Obstructive Sleep Apnea in Children
Obstructive sleep apnea is a serious disorder. Therefore, it’s quite worrying when children suffer from it. In this article, you’ll discover how to detect this problem and different ways to treat it as soon as possible.
Although it may seem that obstructive sleep apnea isn’t a common disorder, according to the article Consequences of obstructive sleep apnea syndrome, it’s a condition with a fairly high prevalence rate. In the case of children, up to 3% of them may suffer from it.
What’s Obstructive Sleep Apnea?
This type of apnea that occurs while children sleep causes partial or complete blockage of the airways. This means that, while they’re sleeping, they stop breathing at some point. When this happens, the child often wakes up, thus disrupting their sleep and causing fatigue and daytime sleepiness.
There are several reasons why children may suffer from this breathing disorder and we’ll look at them below. However, it’s important that we pay close attention to this problem that occurs during sleep.
The Causes of Sleep Apnea in Children
- Adenotonsillar hypertrophy. In this case, the adenoid glands (tissues located in the upper part of the throat) are too large, reducing the space the air passes through.
- Obesity. Excess fat can cause soft tissues to build up around the airways, causing a narrowing that results in apnea.
- Neuromuscular diseases. These are often characterized by loss of muscle strength that can cause sleep apnea in children. They’re progressive.
- Craniofacial disorders. These malformations can affect the airways, causing disturbances and a greater predisposition to suffering from sleep apnea.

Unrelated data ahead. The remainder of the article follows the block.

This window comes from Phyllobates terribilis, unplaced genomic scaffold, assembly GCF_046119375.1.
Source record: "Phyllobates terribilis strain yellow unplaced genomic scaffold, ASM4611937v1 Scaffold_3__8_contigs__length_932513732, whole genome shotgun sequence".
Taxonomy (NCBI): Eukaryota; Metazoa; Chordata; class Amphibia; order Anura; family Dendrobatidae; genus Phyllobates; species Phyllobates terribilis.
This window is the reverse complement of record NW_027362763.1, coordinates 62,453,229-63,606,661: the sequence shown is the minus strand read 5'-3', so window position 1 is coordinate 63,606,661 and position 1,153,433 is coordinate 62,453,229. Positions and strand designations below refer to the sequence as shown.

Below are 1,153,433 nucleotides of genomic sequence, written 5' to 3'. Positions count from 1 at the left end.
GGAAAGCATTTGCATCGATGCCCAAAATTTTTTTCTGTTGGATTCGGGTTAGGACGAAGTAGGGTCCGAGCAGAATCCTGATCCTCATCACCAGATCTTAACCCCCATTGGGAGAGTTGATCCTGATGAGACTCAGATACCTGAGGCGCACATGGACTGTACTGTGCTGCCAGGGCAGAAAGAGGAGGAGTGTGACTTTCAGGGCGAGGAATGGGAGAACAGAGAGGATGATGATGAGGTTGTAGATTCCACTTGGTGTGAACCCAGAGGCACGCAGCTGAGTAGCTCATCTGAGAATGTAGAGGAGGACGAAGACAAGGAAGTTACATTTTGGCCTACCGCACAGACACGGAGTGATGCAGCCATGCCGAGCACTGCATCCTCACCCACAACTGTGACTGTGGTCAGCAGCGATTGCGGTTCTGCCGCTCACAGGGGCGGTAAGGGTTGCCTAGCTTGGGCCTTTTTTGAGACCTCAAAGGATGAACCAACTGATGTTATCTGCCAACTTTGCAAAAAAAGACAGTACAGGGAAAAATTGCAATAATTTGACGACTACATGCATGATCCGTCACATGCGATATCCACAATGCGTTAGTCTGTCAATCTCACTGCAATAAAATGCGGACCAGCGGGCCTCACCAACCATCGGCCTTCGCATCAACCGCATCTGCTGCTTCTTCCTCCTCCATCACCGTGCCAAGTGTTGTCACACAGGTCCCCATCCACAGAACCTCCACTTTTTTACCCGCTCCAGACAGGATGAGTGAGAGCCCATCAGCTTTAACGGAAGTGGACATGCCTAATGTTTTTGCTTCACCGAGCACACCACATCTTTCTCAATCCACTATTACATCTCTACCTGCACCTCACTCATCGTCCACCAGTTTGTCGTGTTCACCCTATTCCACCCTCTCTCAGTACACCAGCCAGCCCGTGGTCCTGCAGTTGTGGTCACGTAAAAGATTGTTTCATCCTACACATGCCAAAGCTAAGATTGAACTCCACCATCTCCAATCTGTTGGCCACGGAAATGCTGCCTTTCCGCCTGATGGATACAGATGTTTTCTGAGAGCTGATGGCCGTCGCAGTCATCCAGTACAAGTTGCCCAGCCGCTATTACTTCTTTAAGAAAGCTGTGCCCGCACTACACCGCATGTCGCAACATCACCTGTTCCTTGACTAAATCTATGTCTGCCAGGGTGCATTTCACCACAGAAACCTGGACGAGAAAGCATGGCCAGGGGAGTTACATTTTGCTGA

Signs and Symptoms
Now that you know some of the reasons why children may suffer from sleep apnea, it’s important to detect the signs and symptoms of this disorder early on. To do this, you must let your child’s pediatrician know the following signs that you may overlook.
One of these signs may be snoring. However, children may also have night sweats for no apparent reason, sleepwalk, or have night terrors. These symptoms usually cause hyperactivity, headaches, and attention deficit throughout the day.
If your child tells you that they have woken up without breathing or are afraid to fall asleep for this reason, it’s important to pay attention to the symptoms we’ve discussed.
Bringing it to the attention of the pediatrician will help to initiate treatment as soon as possible to avoid, as researchers from the Sleep Unit of the Hospital Clínico Universitario de Santiago point out, other complications such as the presence of cardiovascular diseases.
Treatment of Sleep Apnea
Depending on what’s causing the obstructive sleep apnea, the doctor will decide on the proper treatment. If obstructive sleep apnea is caused by obesity, for example, the child will be given a specific diet designed to help them lose weight. The doctor will consider other options if this doesn’t solve the problem or the child is unable to lose weight.
- CPAP (continuous positive airway pressure machine). This is a device that prevents the collapse of the airways during the night. The child has to sleep with a mask that will be connected through a tube that exerts positive airway pressure.
- Mouthguard. This is a device or oral appliance that maintains the throat open by moving the jaw forward. Plus, it also prevents snoring.
- Surgery. This is for more severe cases (although it isn’t used as often). It may focus on the jaw, neck, or the removal of tissues in the case of adenoid glands.
All these options mitigate the symptomatology described above and prevent children’s sleep quality from being impaired because they stop breathing unconsciously during the night.
Remember that this disorder can lead to cardiovascular problems and even sudden death. Therefore, early appropriate treatment is essential to prevent complications.